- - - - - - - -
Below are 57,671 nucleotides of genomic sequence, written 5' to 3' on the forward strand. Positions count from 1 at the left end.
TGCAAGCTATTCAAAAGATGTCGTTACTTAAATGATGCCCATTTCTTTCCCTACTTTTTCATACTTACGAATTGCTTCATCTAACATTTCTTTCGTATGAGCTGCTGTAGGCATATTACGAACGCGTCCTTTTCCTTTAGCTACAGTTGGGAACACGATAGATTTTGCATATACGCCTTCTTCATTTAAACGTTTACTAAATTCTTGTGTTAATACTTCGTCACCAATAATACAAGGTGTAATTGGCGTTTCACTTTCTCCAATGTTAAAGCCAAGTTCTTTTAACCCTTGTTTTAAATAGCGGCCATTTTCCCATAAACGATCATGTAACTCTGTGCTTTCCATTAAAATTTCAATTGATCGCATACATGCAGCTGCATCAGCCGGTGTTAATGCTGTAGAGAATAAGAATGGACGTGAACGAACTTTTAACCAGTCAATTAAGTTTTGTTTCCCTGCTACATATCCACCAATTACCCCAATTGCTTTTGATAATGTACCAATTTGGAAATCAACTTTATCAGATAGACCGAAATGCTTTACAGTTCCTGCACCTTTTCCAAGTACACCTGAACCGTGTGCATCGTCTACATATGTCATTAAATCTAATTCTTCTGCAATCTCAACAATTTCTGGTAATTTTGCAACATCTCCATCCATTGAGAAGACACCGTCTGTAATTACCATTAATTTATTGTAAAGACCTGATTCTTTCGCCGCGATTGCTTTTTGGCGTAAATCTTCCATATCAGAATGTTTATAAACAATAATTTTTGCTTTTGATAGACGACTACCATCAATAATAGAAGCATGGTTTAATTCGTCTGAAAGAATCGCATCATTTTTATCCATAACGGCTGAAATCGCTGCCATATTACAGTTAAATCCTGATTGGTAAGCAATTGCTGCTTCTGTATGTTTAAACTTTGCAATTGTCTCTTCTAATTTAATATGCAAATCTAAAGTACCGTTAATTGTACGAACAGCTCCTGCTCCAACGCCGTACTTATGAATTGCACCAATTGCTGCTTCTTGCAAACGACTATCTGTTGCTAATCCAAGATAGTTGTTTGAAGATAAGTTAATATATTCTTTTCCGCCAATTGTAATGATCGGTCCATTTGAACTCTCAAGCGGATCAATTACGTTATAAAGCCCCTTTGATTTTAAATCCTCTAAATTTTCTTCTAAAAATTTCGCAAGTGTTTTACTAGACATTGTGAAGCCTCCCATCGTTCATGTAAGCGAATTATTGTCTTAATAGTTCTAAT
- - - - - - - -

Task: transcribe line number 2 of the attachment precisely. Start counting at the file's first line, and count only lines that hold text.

TGCAAGCTATTCAAAAGATGTCGTTACTTAAATGATGCCCATTTCTTTCCCTACTTTTTCATACTTACGAATTGCTTCATCTAACATTTCTTTCGTATGAGCTGCTGTAGGCATATTACGAACGCGTCCTTTTCCTTTAGCTACAGTTGGGAACACGATAGATTTTGCATATACGCCTTCTTCATTTAAACGTTTACTAAATTCTTGTGTTAATACTTCGTCACCAATAATACAAGGTGTAATTGGCGTTTCACTTTCTCCAATGTTAAAGCCAAGTTCTTTTAACCCTTGTTTTAAATAGCGGCCATTTTCCCATAAACGATCATGTAACTCTGTGCTTTCCATTAAAATTTCAATTGATCGCATACATGCAGCTGCATCAGCCGGTGTTAATGCTGTAGAGAATAAGAATGGACGTGAACGAACTTTTAACCAGTCAATTAAGTTTTGTTTCCCTGCTACATATCCACCAATTACCCCAATTGCTTTTGATAATGTACCAATTTGGAAATCAACTTTATCAGATAGACCGAAATGCTTTACAGTTCCTGCACCTTTTCCAAGTACACCTGAACCGTGTGCATCGTCTACATATGTCATTAAATCTAATTCTTCTGCAATCTCAACAATTTCTGGTAATTTTGCAACATCTCCATCCATTGAGAAGACACCGTCTGTAATTACCATTAATTTATTGTAAAGACCTGATTCTTTCGCCGCGATTGCTTTTTGGCGTAAATCTTCCATATCAGAATGTTTATAAACAATAATTTTTGCTTTTGATAGACGACTACCATCAATAATAGAAGCATGGTTTAATTCGTCTGAAAGAATCGCATCATTTTTATCCATAACGGCTGAAATCGCTGCCATATTACAGTTAAATCCTGATTGGTAAGCAATTGCTGCTTCTGTATGTTTAAACTTTGCAATTGTCTCTTCTAATTTAATATGCAAATCTAAAGTACCGTTAATTGTACGAACAGCTCCTGCTCCAACGCCGTACTTATGAATTGCACCAATTGCTGCTTCTTGCAAACGACTATCTGTTGCTAATCCAAGATAGTTGTTTGAAGATAAGTTAATATATTCTTTTCCGCCAATTGTAATGATCGGTCCATTTGAACTCTCAAGCGGATCAATTACGTTATAAAGCCCCTTTGATTTTAAATCCTCTAAATTTTCTTCTAAAAATTTCGCAAGTGTTTTACTAGACATTGTGAAGCCTCCCATCGTTCATGTAAGCGAATTATTGTCTTAATAGTTCTAAT